Get Red Pepper's email newsletter. Enter your email address to receive our latest articles, updates and news.
The terrorism trial of two London-based Baloch human rights campaigners, which began in early November, is drawing to a close at Woolwich Crown Court in London.
The two defendants are the former Balochistan MP and government minister, Hyrbyair Marri, and human rights campaigner Faiz Baluch. They stand accused of inciting and preparing acts of terrorism against the regime of the Pakistani dictator, Pervez Musharraf, during his period in power, 1999 to 2008. Both men deny all the charges, stating that they are peaceful, lawful human rights campaigners.
The trial had been adjourned for part of November and December, after defence lawyers stunned the prosecution by seeking disclosure of cooperation between the British government and the illegal, unconstitutional dictatorship of General Pervez Musharraf – including communications between the two governments concerning the arrest and prosecution of the trial defendants. The adjournment followed submissions by defence barristers Henry Blaxland QC and Dame Helena Kennedy QC.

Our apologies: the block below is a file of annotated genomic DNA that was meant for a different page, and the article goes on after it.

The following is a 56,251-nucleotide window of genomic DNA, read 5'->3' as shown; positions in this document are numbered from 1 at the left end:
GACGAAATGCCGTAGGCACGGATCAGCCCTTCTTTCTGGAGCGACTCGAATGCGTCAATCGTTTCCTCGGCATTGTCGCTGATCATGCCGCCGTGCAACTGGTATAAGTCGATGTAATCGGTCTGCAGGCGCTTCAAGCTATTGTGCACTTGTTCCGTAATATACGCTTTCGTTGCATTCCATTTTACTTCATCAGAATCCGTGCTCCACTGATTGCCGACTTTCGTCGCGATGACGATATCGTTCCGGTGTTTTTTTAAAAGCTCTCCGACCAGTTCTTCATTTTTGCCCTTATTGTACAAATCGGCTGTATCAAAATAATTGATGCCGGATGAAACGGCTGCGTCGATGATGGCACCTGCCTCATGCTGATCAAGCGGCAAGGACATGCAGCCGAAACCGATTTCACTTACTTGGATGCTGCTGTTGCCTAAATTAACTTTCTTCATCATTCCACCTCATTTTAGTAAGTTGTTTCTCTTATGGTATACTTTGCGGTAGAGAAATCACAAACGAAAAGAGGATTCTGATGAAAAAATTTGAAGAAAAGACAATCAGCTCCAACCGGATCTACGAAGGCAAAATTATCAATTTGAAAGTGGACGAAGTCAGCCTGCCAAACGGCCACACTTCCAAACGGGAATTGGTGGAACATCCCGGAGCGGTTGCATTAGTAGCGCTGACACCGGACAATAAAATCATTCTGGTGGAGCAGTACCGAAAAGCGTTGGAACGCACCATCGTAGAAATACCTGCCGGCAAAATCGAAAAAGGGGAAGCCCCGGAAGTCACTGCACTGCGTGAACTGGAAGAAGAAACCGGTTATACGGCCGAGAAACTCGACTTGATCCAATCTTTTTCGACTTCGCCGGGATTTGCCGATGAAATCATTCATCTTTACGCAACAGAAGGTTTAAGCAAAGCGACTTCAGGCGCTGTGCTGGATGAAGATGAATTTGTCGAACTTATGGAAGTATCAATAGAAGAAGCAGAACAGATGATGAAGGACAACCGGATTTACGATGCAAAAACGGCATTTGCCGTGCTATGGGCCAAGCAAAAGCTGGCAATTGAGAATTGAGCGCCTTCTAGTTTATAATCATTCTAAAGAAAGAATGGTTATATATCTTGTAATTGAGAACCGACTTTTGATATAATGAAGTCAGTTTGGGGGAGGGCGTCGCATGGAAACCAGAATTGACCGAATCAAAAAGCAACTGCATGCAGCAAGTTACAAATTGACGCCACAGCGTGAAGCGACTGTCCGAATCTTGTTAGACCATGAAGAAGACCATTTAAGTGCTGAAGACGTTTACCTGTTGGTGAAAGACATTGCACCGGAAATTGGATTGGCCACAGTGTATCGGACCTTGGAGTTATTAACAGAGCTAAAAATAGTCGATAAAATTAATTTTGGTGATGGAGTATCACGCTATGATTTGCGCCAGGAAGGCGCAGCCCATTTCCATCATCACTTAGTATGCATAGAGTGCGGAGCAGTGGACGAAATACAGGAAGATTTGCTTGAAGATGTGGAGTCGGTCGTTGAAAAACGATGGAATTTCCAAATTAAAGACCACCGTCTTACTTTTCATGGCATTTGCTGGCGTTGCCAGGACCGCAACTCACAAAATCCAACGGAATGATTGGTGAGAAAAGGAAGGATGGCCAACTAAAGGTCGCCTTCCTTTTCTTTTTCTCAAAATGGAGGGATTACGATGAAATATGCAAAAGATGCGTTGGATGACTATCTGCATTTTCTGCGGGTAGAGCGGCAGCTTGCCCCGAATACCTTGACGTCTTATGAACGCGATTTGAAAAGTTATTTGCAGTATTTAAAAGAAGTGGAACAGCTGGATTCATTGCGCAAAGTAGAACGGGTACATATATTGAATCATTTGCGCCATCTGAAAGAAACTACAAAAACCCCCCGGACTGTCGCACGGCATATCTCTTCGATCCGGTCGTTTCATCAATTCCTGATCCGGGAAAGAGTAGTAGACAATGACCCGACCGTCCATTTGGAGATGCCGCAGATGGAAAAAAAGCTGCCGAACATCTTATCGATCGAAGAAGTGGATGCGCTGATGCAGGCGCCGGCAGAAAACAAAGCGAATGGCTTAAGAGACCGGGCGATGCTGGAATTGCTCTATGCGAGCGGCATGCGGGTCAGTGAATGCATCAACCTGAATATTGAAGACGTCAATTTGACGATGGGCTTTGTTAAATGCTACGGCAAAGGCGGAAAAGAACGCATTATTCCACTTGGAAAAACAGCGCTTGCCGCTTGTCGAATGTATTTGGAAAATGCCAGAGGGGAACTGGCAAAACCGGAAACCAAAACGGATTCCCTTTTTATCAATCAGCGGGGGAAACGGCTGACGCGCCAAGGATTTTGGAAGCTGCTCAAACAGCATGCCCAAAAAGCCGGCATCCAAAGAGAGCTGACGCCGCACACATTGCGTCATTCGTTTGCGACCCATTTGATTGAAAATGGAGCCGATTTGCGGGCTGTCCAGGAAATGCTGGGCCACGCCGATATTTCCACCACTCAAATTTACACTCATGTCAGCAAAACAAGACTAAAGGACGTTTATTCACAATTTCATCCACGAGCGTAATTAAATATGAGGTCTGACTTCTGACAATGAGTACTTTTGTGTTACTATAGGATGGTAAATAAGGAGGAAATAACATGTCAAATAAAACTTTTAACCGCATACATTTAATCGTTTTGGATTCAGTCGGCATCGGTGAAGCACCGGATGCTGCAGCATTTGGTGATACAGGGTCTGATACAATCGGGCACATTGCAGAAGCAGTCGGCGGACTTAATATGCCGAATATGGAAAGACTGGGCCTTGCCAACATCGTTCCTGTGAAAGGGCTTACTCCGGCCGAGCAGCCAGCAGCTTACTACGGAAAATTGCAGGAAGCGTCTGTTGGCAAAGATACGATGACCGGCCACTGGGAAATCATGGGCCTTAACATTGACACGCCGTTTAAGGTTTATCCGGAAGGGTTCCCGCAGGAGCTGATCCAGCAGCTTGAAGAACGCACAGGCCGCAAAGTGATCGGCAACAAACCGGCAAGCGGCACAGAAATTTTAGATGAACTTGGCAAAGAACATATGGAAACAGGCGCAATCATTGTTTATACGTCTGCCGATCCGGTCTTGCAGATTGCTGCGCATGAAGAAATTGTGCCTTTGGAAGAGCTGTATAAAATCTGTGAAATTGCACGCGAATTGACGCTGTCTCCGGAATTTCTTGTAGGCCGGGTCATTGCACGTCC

The defence secured disclosure from the prosecution that the Pakistan High Commissioner to London wrote to the court on behalf of the new democratic government of Pakistan. The High Commissioner’s letter advised that his government wanted reconciliation in Balochistan and opposed the prosecution, effectively calling for the charges to be dropped.
The defence wanted to establish the political motivation of the prosecution by revealing the high level complicity between the Musharraf dictatorship and the British Foreign Office, Home Office, police, security services and the Crown Prosecution Service, which reportedly sent CPS officials to Pakistan to help Musharraf’s men draw up the evidence against the defendants.
The request for disclosure threw the prosecution off balance and created panic in the government. The UK authorities do not want to reveal the relevant documents, as these are likely to demonstrate that they worked hand-in-glove with Musharraf’s agents.